How Cape Breton University solved two problems with four minivans

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Moulick pilots the minivan up the tight curves of the Cabot Trail like a local. Since late July, he has made the trip several times a day, several times a week. In many spots the road hugs the edge so close a passenger could brush her fingertips on the guardrail. When a car driving down the mountain crosses the centre line, Moulick reacts quickly, avoiding a collision. “Sorry!” he says, as his passengers sway with the van’s movement.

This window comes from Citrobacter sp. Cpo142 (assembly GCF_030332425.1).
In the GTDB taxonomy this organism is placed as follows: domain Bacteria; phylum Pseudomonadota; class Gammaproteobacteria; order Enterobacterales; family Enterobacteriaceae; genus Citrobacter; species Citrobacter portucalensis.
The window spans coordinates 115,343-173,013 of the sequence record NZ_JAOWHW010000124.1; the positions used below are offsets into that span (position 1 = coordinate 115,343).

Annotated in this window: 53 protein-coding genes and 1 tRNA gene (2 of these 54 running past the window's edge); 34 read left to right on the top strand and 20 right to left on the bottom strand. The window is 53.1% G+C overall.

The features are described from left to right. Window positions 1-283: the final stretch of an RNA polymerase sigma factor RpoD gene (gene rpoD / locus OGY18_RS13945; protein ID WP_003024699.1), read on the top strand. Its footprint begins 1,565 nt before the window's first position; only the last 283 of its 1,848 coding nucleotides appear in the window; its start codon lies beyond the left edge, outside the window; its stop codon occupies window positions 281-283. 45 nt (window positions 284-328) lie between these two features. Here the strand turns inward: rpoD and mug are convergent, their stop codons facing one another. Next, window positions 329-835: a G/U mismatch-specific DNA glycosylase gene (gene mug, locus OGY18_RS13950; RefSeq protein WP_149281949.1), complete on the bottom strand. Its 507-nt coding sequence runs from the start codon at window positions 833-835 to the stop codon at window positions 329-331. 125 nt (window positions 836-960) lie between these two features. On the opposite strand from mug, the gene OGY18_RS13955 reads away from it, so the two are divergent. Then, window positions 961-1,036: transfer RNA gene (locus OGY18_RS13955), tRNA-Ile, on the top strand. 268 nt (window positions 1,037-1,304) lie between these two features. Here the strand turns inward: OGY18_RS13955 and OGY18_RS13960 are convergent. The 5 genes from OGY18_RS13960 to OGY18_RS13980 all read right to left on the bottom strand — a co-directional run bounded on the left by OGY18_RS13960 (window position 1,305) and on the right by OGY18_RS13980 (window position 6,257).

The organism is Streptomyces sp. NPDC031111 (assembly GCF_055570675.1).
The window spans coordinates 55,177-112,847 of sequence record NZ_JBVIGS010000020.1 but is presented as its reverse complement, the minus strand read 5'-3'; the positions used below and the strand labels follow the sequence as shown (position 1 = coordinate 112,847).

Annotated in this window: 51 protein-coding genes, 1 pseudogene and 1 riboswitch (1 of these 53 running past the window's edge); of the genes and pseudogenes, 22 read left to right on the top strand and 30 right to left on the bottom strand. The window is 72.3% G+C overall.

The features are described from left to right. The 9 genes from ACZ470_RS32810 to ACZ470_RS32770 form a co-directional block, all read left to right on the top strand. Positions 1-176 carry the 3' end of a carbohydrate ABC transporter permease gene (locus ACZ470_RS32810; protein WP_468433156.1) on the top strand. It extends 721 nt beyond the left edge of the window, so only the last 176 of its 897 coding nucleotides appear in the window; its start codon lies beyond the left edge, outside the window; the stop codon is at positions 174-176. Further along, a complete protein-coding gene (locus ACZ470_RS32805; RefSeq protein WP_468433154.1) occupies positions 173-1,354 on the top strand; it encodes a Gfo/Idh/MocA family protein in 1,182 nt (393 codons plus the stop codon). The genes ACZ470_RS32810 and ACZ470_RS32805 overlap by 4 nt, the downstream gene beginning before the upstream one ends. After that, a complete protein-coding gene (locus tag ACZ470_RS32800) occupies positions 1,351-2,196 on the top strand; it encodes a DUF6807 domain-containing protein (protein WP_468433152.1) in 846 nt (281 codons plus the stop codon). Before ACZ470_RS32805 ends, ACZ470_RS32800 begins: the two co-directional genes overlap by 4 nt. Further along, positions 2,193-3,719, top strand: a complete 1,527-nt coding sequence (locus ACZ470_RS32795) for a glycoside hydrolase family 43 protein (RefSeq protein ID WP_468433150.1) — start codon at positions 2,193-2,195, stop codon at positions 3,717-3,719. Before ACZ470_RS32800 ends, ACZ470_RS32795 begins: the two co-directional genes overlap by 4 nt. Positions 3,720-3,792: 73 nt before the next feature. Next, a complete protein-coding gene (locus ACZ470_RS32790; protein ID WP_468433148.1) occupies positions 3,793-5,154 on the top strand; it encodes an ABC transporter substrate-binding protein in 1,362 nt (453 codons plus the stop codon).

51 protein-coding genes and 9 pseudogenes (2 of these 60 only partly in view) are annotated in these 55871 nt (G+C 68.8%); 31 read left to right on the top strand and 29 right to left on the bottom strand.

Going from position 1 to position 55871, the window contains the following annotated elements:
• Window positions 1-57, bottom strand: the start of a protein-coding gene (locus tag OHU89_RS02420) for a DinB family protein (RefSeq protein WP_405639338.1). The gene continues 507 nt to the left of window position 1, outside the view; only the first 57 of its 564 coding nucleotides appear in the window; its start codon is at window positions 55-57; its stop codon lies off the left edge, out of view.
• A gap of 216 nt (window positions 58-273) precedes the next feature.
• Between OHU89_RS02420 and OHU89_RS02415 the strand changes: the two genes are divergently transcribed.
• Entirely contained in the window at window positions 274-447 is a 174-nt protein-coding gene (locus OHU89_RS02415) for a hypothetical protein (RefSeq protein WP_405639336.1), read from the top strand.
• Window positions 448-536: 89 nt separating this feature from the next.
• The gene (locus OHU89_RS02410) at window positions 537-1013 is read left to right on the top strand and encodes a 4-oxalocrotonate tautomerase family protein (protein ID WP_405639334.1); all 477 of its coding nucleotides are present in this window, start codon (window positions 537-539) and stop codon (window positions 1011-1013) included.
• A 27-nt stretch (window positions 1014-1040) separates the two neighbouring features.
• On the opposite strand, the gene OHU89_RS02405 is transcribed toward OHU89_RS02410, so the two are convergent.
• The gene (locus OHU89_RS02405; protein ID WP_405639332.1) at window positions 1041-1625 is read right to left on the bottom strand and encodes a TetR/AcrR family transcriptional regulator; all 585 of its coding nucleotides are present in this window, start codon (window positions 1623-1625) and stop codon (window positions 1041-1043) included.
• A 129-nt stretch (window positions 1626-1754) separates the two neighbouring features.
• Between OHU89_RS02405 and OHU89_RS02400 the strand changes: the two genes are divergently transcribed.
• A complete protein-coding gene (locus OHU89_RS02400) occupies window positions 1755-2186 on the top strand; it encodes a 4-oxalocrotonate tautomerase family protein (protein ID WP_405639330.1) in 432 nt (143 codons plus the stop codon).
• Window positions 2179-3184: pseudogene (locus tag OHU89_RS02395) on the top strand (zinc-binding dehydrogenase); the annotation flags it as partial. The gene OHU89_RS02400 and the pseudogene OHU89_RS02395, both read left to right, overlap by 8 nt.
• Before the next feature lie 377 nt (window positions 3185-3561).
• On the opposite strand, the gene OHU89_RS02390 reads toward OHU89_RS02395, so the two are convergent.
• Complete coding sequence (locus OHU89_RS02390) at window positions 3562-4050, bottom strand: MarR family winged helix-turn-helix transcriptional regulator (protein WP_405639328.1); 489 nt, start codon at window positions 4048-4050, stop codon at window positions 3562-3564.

He’s unfazed—a cautious driver confident in his skills. This has happened to him before.

“At home, we drive on the edge. There are guardrails, but we have to drive just on the edge, and when you turn you have to pay close attention,” he says. Home for Moulick and the four other passengers in the van is originally India, but since May, it’s been Cape Breton University in Sydney, N.S.

Over half of Cape Breton University’s (CBU) 5,000 students are international students. Indian and Chinese students make up the bulk, but students also come from 40 other countries, including Vietnam, Bangladesh, Egypt and Sri Lanka.

These students are headed to Keltic Lodge, a world-renowned hotel and resort nestled in Cape Breton Highlands National Park. In late July, they joined a two-year pilot project the university founded to address two problems.

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